More Value and Bundling: “Further recognition about the phenomenal product and value of cruising,” is Tolkin’s top trend prediction, while Rick Sasso, president of MSC Cruises USA, tells Travel Agent his “number-one trend of many trends is added-value.” Yes, Sasso says, price is always a key factor but guests want added-value extras—everything from drink packages to pre-paid gratuities and onboard up-front discounts.

Both Rice and Roger Block, president, Travel Leaders Franchise Group, also cite the trend of value-added packages, bundling or a menu of such choices that might include shore excursions, shipboard credits, free gratuities, reduced deposits and third/fourth cruisers sailing free. Rice specifically refers to “Explore4” by Holland America Line; the “Pick Your Perk/123 Go/All-In Suite” offers by Celebrity Cruises; “Three for Free” by Princess Cruises; “Why Choose” by Regent Seven Seas; and an all-inclusive package add-in by Norwegian Cruise Line.

“While these types of programs have been offered in the past, we are seeing a heightened trend in more options being offered on further out sailings and at a higher frequency,” says Block. Separately, Jackie Friedman, president of Nexion, mentions that the lines “are experimenting with exclusive dining options that are causing clients to book in advance so they can secure their reservation.” The customer still pays, she notes, but does so pre-cruise so when they’re onboard they don’t feel nickel-and-dimed.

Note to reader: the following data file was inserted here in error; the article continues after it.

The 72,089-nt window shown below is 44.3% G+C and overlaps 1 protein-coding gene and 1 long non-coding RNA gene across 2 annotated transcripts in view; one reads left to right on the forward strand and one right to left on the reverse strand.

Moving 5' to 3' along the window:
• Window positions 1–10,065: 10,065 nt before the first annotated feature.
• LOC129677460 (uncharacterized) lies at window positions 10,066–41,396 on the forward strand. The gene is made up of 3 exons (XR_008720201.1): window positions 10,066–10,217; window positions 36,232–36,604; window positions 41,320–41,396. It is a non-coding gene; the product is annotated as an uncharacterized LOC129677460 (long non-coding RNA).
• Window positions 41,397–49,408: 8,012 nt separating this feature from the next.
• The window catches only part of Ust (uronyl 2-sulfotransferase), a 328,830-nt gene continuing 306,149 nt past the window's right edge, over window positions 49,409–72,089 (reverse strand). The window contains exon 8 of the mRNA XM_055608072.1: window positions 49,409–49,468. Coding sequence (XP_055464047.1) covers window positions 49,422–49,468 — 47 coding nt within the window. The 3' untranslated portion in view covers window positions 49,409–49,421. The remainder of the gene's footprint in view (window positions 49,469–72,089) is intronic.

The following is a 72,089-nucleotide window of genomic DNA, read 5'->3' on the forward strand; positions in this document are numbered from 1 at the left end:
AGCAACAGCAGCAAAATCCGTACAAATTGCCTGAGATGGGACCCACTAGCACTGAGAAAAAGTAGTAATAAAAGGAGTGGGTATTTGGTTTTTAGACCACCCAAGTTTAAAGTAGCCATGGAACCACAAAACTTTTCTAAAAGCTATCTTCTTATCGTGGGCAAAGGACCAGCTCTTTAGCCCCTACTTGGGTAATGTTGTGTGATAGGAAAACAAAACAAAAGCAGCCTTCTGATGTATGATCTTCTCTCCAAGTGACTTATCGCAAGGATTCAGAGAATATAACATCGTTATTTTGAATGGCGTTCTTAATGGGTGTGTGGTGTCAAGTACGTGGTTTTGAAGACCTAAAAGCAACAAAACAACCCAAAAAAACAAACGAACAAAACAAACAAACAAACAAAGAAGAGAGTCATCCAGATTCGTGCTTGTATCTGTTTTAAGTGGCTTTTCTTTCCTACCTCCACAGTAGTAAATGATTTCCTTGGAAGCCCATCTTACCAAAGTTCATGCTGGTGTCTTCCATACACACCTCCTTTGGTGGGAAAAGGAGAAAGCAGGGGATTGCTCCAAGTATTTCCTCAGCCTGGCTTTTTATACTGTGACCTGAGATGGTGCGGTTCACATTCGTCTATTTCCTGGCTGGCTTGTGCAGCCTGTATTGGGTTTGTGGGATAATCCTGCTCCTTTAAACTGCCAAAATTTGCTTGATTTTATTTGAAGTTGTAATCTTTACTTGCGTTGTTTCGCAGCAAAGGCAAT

Still, a Maze of Promotions: Yet some experts say there are still too many promotions; they want the lines to do a better job in 2015 of taking their own advice and not selling on price or discounting. “What they need to do for both guests and agents is to commit to pricing,” emphasizes Marni Becker, director of cruise sales, Protravel International, who believes sound revenue management practices should be in place so both clients and agents feel confident they’re receiving the best price and value-added perks.

Simply put, “Lately, we’ve seen price drops and it has to stop,” Becker says. One month it’s one promotion, the next month another, acknowledges Walke. “They need to find a price that is fair for everyone, keep it that way, and promote the value and the experience, not the promotion,” he says.

While Fee doesn’t object to all promotions, she agrees that “it’s become a very noisy marketplace, where the customer is now expecting a value-add,” so agents must be much more proactive to keep on top of the deals, properly market the promotions and communicate with clients. 

Yield Challenges, Booking Curve Fluctuations: Sasso acknowledges that the cruise industry has experienced Caribbean pricing pressures, due to extra capacity and economic stress by consumers of modest incomes. “Coupled with a late booking environment, it does require us to be a bit aggressive and price driven,” Sasso says. Yet, he also notes a positive trend that North Americans in higher income brackets are now booking non-Caribbean cruises further out; these experienced travelers want destination choices so Sasso stresses “they’re helping fill ships at more traditional yield levels.”